Before The Floating Opera (1957) and Gravity's Rainbow (1973) the metanarrative was already quite popular. True, the profound truths of postmodernism were not yet encased within bulky manuscripts, instead they were animated shorts, each less than ten minutes long.

"Who is Daffy Duck anyway? Would you recognize him if I did this to him? What if he didn't live in the woods? Didn't live anywhere? What if he had no voice? No face? What if he wasn't even a duck anymore?" These are the words of Chuck Jones describing the following cartoon. Considered to be one of, if not the greatest cartoon short of all time, Duck Amuck was very much ahead of it's time. More than a collection of gags, wisecracks, and pratfalls, the six and a half minute short was a look at cultural identification within media and a symbol of the struggling psyche in the throws of an absurd and meaningless world of irrationality.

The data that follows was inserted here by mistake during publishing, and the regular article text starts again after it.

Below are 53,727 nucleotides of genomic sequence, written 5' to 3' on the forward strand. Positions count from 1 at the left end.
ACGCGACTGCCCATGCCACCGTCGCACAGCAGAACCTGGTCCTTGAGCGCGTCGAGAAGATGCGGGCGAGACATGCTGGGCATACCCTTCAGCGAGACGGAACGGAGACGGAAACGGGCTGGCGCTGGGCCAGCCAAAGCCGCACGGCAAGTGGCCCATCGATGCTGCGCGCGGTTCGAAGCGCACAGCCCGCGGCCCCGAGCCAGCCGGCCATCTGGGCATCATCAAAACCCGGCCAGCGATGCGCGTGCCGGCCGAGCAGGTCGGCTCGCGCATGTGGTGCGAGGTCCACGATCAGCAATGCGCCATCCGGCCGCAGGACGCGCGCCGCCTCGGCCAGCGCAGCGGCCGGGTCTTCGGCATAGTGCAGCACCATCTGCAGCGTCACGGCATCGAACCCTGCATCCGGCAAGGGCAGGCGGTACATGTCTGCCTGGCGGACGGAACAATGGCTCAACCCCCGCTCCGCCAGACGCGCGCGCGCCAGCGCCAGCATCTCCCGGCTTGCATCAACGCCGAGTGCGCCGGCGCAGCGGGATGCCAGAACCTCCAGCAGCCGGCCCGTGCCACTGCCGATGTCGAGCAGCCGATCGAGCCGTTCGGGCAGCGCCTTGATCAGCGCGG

Duck Amuck (February 28, 1953):


In the sequel that was to come two years later, the former antagonist would become the victim of the foul play he was responsible for in the previous offering.

Rabbit Rampage (June 11, 1955):